Symposium

The Zoo in the Anthropocene
An afternoon of talks, videos, ceremonies, food, poetry, science, animal love-making and serious discussion about thinking „the zoo in the anthropocene“.
On the 26th of November 2017, we invited a group of researchers, artist, students, sjamans, scholars and designers to Sexyland in the north of Amsterdam to discuss the role of the zoo in the anthropocene. What followed was an unforgettable day inside a primate habitat: video's, poetry, kava-kava rituals, talks, fermented foods and an interesting discussion at the end.
AUDIENCE: The symposium on the zoo of the future deliberately not focussed on ‘zoo-people’, like sjamans, students and supporters. The objective was to bring together a large flock of young motivated people with a variety of ideas on our relation with nature. Researchers, designers and activists. Though there were a few employees from ARTIS the Amsterdam zoo, the audience was mostly composed of young white concerned, environmentally conscious people. Students and teachers from several design academies, like the Design academy Eindhoven, Landscape architecture department Wageningen, the Academy of Architecture Amsterdam, Exhibition design at the Reinwardt Academy Amsterdam and the Rietveld academy in Amsterdam. There was one dog too. And a stuntman.

DECORUM: Primate Habitat
Humans are monkeys and monkeys are humans. Most presentation forms are killingly boring. Take TED talks... Visiting the the zoo is about the experience. Therefore we decided to design the symposium itself as an experience as well. The set up of the symposium questions the contemporary zoo and its design language. But the design at the same time challenged the visitor to take the position of the animal; to experience their position and to make use of the affordances usually provided to enrich animal enclosures. Allowing our guests to appropriate the space turned them from a passive audience into the subject of the day: the animals exhibited. Both uncomfortable and challenging the public was provided with different kinds of enrichment: a climbing structure, nut-feeders, hay blocks, bananas, buoys and car tires. The cognitive and visual enrichment was provided by the speakers of the day.

SCHEDULE: An afternoon in 4 acts.


Act 1: Simplification & the Complexity of Nature

To start the day we begin with how we relate ourselves to “nature”. We study and dissect nature, we try to understand and organize it by creating a large variety of classifications, species, ecosystems and all kinds of mechanisms to make it more simple than it is. In Act 1 we want to try to see what happens when we embrace nature’s complexity and attempt a holistic view.

1.0 Introduction; Naturgemälde – Alexander von Humboldt
1.1 Medicinal Plants; Aldo Hakman, botanist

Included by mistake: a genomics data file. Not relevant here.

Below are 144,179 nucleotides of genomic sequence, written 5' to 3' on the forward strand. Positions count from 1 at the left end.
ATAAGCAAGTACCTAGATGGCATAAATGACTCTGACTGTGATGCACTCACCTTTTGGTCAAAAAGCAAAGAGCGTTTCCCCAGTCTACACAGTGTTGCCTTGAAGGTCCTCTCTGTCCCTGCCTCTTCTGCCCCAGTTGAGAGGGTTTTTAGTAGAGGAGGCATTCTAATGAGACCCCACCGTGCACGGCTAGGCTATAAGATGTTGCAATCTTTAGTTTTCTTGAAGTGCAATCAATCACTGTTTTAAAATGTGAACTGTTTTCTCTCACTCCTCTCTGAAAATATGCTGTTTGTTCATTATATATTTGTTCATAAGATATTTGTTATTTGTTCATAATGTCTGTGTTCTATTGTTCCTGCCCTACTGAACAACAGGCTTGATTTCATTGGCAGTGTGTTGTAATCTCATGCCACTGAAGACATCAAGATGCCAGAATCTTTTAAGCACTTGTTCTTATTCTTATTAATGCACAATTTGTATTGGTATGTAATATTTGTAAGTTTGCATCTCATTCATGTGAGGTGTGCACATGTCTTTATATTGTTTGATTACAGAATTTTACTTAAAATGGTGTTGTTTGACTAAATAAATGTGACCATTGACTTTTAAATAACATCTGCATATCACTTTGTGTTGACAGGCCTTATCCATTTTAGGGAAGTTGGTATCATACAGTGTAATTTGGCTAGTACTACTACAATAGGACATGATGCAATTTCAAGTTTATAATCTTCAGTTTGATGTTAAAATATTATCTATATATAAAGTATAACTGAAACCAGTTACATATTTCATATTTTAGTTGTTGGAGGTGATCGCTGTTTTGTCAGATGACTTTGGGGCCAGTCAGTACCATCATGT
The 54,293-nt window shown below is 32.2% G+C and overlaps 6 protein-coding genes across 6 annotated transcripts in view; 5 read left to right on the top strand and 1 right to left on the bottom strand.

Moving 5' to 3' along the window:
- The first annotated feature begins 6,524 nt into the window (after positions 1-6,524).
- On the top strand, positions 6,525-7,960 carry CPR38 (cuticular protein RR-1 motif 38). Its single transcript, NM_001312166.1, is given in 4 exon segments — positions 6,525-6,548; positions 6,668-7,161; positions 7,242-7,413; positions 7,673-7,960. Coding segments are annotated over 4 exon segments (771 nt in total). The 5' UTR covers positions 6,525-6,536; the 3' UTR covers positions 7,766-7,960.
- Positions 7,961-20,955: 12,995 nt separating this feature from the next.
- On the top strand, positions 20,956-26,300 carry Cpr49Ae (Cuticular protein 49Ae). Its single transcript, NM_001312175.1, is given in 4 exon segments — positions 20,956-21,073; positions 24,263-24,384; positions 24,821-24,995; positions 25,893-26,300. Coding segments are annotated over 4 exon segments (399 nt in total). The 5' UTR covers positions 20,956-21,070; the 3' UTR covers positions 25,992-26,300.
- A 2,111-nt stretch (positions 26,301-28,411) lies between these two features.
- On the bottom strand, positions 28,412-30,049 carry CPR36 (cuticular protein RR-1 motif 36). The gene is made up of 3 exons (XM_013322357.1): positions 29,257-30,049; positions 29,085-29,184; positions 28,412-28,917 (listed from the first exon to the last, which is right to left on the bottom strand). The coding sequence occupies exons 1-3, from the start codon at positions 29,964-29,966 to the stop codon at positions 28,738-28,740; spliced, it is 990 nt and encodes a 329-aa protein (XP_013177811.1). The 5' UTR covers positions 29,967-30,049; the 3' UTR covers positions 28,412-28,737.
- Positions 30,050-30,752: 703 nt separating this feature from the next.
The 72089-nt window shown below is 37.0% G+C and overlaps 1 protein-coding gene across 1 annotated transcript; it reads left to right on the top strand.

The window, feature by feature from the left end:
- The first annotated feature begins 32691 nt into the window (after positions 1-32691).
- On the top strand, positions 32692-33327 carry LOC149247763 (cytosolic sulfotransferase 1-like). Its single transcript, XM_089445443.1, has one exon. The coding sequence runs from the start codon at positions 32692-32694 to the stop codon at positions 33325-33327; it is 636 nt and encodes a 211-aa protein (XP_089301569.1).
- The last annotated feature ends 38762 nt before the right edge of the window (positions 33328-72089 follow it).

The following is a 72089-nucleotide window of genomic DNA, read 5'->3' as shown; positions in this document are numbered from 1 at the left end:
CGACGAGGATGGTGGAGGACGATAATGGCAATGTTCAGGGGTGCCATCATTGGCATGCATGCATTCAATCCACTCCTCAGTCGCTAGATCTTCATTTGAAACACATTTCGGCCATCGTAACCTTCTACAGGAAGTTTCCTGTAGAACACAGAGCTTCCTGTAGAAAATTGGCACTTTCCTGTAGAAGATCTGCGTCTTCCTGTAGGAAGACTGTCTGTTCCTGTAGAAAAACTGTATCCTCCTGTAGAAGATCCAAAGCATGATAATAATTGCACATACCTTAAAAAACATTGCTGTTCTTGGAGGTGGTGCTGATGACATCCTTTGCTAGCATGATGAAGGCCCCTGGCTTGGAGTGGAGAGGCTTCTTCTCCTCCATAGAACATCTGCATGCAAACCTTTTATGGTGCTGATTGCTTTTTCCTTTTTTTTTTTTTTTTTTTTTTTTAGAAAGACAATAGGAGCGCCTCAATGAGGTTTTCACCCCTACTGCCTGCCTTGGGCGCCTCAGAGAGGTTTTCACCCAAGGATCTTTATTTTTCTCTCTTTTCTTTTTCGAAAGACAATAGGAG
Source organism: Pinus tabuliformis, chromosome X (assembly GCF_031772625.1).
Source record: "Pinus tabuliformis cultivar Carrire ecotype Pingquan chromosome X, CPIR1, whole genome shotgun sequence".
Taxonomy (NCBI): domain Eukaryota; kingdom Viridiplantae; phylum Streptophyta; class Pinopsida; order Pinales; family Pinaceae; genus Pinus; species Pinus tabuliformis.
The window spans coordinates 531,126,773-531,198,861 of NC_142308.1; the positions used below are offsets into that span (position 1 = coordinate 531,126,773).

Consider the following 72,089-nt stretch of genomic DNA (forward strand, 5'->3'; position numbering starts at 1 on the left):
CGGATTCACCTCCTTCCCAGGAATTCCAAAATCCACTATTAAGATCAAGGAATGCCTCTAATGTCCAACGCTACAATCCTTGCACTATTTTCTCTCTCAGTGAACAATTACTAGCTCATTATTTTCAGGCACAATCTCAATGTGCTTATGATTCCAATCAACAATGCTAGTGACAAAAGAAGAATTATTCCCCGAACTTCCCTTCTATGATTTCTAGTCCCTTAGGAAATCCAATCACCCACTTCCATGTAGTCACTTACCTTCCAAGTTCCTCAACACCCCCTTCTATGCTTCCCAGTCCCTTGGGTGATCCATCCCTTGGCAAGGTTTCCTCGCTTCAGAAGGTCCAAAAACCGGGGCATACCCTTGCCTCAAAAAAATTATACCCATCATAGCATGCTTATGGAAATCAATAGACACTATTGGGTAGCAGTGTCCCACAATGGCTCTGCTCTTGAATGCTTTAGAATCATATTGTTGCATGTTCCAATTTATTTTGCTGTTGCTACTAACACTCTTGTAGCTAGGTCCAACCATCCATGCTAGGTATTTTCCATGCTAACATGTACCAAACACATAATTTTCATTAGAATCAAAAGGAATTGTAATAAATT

1.2 Animated Plant Life - Herbarium; Barbara Visser, visual artist
1.3 Animal Languages; Eva Meijer, author
1.4 The Incredible Shrinking Man; Arne Hendriks, artist

Questions & Discussion
Intermezzo, Virtually Real Animals, VR-installation


Act 2: Nature’s Opportunism & Human Supremacy

Our relationship with the non-human is disturbed. We look at nature as something outside of us and zoo’s are a great example of this phenomena. In Act 2 we try to figure out how our relationships to non-human animals work, on which foundations we base the differentiation between “us” and “them”, and how we can decrease these differences.

2.0 Introduction; They Are The Last – John Berger
2.1 On trying to Play with Pigs; Clemens Driessen, agrarian
2.2 Environmental Enrichment; Govert Flint, designer
2.3 Penguin Pool; Katharina Swoboda, artist
2.4 Cecil Rhodes’ Zoo: The Coloniality of Nature; Nick Shepherd, archeologist
2.5 Rilke’s Panther Revistited; Kári Driscoll, literary scholar

Questions & Discussion
Intermezzo


Act 3: The Old Sublime & The New Sublime

Our concept of nature is greatly influenced by the images that we associate with nature. What are nostalgic images of pristine nature worth today? And what kind of new images and aesthetics are coming to take it’s place? And is just about images, or also about stories? And what role do we play in these stories?

3.0 Introduction; James Lovelock’s Gaia – BBC 2
3.1 Rewilding; Jos Rademakers, ecologist /advisor
3.2 Panspermia; Edwin Gardner, futurologist
3.3 The Northsea; Joost Janmaat, artist
3.4 Salt, Cell and Geological Time; Esmee Geerken, researcher / artist
3.5 Progress vs. Sunsets; Melanie Bonajo, artist / activist

Questions & Discussion

Diner
de Bakbrommer (Silvia van der Wal), chef


Act 4: And Now... What to do with the Zoo?

4.0 Introduction
4.1 Kava-Kava Ritual - Aldo Hakman

Questions & Discussion
What are the key questions for the future zoo?
What do the designers think?

Defining Case Studies?
– Rewilding Zoo
– Empathic Zoo
– Decolonized Zoo
– Preparing the Ark

Related Logs:

November 7, 2019
Key Note: the Voluntary Zoo
February 25, 2019
Lecture at TU Delft
March 10, 2018
“Keine Welt”, Reading Rilke’s “Panther” in the Anthropocene
October 10, 2000
The Log

Related Images from Library: